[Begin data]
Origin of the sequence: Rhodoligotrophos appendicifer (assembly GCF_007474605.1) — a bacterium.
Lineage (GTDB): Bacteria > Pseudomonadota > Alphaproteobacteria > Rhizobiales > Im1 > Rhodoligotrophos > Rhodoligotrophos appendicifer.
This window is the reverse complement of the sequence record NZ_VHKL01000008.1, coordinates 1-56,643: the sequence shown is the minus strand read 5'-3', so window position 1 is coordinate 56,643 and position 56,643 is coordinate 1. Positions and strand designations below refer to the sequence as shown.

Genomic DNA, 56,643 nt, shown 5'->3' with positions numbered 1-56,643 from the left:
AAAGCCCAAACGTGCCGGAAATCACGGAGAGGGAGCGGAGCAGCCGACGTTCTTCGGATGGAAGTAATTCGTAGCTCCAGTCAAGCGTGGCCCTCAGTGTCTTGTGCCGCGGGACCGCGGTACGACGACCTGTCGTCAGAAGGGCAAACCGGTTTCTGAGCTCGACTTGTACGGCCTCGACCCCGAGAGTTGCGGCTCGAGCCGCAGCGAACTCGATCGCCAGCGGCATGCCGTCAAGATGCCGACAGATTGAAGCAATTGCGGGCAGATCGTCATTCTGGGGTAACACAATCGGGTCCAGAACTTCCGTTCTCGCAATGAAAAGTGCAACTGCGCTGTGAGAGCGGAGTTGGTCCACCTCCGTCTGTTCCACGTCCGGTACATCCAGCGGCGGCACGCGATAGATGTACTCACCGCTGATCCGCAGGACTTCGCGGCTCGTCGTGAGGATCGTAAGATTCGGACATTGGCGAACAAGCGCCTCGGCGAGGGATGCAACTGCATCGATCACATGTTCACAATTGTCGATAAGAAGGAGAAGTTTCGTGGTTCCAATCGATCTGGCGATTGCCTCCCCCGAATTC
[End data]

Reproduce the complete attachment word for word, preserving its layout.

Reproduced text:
Origin of the sequence: Rhodoligotrophos appendicifer (assembly GCF_007474605.1) — a bacterium.
Lineage (GTDB): Bacteria > Pseudomonadota > Alphaproteobacteria > Rhizobiales > Im1 > Rhodoligotrophos > Rhodoligotrophos appendicifer.
This window is the reverse complement of the sequence record NZ_VHKL01000008.1, coordinates 1-56,643: the sequence shown is the minus strand read 5'-3', so window position 1 is coordinate 56,643 and position 56,643 is coordinate 1. Positions and strand designations below refer to the sequence as shown.

Genomic DNA, 56,643 nt, shown 5'->3' with positions numbered 1-56,643 from the left:
AAAGCCCAAACGTGCCGGAAATCACGGAGAGGGAGCGGAGCAGCCGACGTTCTTCGGATGGAAGTAATTCGTAGCTCCAGTCAAGCGTGGCCCTCAGTGTCTTGTGCCGCGGGACCGCGGTACGACGACCTGTCGTCAGAAGGGCAAACCGGTTTCTGAGCTCGACTTGTACGGCCTCGACCCCGAGAGTTGCGGCTCGAGCCGCAGCGAACTCGATCGCCAGCGGCATGCCGTCAAGATGCCGACAGATTGAAGCAATTGCGGGCAGATCGTCATTCTGGGGTAACACAATCGGGTCCAGAACTTCCGTTCTCGCAATGAAAAGTGCAACTGCGCTGTGAGAGCGGAGTTGGTCCACCTCCGTCTGTTCCACGTCCGGTACATCCAGCGGCGGCACGCGATAGATGTACTCACCGCTGATCCGCAGGACTTCGCGGCTCGTCGTGAGGATCGTAAGATTCGGACATTGGCGAACAAGCGCCTCGGCGAGGGATGCAACTGCATCGATCACATGTTCACAATTGTCGATAAGAAGGAGAAGTTTCGTGGTTCCAATCGATCTGGCGATTGCCTCCCCCGAATTC